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BALLANTYNE'S

NOVELIST'S LIBRARY.

VOL. V.

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PAGE. CHAP. IX. Two Ladies of great distinction introADVERTISEMENT,

264 duced.-Superior finery ever seems to confer suCHAP. I. The description of the Family of Wake- perior breeding,

277 field, in which a kindred likeness prevails, as

x. The Family endeavour to cope with their well of minds as of persons,

265 betters. The miseries of the poor, when they II. Family misfortunes—the loss of fortune only attempt to appear above their circumstances, 279

serves to increase the pride of the worthy, 266 | XI. The Family still resolve to hold up their III. A Migration—the fortunate circumstances of heads,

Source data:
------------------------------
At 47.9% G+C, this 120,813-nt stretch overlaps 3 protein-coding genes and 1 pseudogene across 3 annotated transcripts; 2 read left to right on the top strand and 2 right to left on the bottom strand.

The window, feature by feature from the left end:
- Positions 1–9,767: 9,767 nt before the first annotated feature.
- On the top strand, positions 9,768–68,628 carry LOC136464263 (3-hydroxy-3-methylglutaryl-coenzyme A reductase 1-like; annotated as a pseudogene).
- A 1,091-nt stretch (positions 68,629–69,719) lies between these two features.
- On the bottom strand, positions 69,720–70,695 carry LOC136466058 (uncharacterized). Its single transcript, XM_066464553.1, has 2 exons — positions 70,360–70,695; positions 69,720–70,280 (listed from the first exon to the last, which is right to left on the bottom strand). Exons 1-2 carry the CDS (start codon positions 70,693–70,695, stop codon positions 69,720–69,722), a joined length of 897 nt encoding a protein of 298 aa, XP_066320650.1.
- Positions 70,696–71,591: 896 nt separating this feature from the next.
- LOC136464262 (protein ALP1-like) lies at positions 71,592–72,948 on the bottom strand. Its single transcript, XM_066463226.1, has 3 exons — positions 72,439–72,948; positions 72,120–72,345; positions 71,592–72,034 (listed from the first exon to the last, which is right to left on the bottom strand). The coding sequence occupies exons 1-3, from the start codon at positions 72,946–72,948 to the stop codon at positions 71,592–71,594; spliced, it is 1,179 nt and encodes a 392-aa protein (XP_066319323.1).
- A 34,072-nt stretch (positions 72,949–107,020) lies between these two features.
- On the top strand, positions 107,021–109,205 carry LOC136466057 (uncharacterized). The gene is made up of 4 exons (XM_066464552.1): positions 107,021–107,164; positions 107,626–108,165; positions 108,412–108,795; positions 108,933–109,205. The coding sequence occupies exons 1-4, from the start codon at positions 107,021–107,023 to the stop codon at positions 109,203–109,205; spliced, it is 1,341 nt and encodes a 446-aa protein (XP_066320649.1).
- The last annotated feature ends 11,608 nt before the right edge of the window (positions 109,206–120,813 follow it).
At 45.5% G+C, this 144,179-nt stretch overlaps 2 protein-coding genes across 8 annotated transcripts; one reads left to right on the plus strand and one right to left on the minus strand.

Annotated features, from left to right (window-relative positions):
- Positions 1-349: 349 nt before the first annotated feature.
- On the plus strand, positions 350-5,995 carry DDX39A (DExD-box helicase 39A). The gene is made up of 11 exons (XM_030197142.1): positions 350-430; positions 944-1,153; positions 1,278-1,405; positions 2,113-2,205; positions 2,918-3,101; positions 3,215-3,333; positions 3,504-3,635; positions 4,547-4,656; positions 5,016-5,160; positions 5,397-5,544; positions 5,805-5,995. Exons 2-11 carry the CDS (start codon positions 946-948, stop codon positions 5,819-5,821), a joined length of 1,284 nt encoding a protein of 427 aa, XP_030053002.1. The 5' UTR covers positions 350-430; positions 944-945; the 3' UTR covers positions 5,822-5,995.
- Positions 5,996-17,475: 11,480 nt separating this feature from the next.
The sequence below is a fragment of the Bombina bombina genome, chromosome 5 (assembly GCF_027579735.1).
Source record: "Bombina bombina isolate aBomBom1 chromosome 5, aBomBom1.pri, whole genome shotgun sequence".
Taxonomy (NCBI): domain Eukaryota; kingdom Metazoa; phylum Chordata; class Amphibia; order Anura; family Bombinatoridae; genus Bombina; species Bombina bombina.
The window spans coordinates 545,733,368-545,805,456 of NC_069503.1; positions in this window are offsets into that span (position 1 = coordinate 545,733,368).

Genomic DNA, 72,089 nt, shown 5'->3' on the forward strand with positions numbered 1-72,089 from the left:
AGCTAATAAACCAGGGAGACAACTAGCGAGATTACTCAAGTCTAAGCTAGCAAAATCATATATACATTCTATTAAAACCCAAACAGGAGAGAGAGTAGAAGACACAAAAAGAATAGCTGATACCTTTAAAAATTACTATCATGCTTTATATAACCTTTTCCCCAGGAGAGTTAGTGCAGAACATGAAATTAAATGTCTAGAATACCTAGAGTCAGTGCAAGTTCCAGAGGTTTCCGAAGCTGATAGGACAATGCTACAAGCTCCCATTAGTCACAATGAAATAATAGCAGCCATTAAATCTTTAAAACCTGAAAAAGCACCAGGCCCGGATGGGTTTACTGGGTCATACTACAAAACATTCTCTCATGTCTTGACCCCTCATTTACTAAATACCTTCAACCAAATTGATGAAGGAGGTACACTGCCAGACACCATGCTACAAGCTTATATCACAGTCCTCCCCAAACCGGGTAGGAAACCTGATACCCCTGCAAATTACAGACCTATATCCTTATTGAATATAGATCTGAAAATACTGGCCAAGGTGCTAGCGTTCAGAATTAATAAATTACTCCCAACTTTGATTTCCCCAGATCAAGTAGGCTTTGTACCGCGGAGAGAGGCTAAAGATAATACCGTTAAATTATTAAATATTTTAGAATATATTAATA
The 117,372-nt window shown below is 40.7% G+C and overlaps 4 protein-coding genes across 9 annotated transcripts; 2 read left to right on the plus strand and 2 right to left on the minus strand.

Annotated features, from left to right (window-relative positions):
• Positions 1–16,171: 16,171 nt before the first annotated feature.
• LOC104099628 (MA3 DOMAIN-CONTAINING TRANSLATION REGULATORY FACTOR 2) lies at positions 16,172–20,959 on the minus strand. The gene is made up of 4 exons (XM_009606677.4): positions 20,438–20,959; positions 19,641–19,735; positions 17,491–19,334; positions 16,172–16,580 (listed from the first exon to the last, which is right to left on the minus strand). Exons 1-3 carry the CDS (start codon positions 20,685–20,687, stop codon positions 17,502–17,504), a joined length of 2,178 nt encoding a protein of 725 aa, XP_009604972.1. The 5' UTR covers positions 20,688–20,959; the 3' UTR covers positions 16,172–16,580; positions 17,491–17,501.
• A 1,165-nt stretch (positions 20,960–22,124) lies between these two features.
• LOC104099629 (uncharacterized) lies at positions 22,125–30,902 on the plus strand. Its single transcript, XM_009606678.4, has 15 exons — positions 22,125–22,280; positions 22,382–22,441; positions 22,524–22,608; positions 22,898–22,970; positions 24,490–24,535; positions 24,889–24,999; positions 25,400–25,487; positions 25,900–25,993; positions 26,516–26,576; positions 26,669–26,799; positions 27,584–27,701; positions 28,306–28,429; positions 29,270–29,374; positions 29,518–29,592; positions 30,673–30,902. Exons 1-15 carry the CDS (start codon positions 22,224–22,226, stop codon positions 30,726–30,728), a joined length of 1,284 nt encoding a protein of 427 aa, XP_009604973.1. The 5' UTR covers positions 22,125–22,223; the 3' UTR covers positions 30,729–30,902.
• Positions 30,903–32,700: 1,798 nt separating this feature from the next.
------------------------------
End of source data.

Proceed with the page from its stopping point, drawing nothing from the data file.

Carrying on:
280 our lives, are generally found at last to be of our XII. Fortune seems resolved to humble the faown procuring,

267 mily of Wakefield-mortifications are often IV. A proof that even the humblest fortune may more powerful than real calamities,

282 grant happiness, which depends not on circum

XIII. Mr Burchell is found to be an enemy; for stances, but constitution,

270 he has the confidence to give disagreeable advice, 284 V. A new and great acquaintance introduced- XIV. Fresh mortifications, or a demonstration

what we place most hopes upon, generally that seeming calamities may be real blessings, 285 proves most fatal,

271 | XV. All Mr Burchell's villainy at once detected. VÍ. The happiness of a Country Fireside, 272 The folly of being over wise,

287 VII. A turn-out described.—The dullest fellows XVI. The Family use art, which is opposed by may learn to be comical for a night or two,

273
still greater,

288 VIII. An amour, which promises little good for- XVII. Scarcely any virtue found to resist the tune, yet may be productive of much, 275 power of long and pleasing temptation,

. . 290

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